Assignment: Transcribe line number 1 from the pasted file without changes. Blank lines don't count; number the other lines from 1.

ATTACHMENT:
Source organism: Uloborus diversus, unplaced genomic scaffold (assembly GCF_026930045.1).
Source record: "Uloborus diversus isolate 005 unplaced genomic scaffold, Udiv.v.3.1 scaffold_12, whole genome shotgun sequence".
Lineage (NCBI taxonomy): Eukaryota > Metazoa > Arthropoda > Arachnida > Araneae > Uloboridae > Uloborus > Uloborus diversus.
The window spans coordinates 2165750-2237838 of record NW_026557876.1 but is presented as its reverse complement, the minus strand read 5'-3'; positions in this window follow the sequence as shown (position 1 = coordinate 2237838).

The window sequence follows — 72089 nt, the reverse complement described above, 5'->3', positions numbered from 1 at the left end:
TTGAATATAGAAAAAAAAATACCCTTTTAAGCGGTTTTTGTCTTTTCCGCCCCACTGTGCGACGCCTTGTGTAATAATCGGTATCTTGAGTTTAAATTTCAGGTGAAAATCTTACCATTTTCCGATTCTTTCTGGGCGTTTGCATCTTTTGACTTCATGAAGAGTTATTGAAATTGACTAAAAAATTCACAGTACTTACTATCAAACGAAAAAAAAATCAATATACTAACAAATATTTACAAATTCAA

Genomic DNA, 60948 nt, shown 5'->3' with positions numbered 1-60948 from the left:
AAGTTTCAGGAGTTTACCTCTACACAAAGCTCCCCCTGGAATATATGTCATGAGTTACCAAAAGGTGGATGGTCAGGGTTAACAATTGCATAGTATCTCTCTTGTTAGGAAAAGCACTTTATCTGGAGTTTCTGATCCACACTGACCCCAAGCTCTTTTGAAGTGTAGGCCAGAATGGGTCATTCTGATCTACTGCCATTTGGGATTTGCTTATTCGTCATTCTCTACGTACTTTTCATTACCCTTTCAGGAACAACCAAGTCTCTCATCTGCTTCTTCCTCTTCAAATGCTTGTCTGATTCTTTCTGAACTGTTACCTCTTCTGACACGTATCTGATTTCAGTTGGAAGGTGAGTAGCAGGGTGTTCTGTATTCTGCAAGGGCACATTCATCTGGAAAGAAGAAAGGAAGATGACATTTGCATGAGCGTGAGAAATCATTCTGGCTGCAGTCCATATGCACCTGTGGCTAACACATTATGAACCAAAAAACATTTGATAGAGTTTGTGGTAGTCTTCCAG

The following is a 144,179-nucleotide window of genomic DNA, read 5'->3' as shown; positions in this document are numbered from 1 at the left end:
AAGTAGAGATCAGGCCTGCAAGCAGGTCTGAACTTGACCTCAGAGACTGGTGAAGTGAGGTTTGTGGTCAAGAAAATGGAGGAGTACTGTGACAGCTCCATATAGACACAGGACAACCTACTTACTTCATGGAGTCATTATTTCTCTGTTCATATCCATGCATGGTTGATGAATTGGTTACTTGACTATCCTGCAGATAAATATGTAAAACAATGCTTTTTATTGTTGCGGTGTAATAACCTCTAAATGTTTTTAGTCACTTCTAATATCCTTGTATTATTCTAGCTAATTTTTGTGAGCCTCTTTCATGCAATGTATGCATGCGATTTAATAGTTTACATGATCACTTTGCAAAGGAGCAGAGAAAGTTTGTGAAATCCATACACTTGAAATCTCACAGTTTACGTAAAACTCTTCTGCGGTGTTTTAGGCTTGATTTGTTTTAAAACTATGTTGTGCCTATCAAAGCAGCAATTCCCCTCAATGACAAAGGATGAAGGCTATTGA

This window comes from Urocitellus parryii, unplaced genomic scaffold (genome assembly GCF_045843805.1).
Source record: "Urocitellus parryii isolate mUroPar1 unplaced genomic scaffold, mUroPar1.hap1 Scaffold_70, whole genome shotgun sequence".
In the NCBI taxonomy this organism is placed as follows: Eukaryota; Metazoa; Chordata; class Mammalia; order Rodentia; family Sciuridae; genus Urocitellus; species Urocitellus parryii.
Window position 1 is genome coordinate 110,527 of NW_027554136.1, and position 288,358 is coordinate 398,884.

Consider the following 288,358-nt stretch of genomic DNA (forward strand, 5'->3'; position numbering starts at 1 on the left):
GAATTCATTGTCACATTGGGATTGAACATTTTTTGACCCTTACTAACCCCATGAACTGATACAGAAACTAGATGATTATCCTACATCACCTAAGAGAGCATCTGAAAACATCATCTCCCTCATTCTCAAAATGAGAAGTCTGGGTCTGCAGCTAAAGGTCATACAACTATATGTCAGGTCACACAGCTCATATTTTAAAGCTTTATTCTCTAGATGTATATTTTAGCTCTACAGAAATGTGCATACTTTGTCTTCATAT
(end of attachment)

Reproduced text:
Source organism: Uloborus diversus, unplaced genomic scaffold (assembly GCF_026930045.1).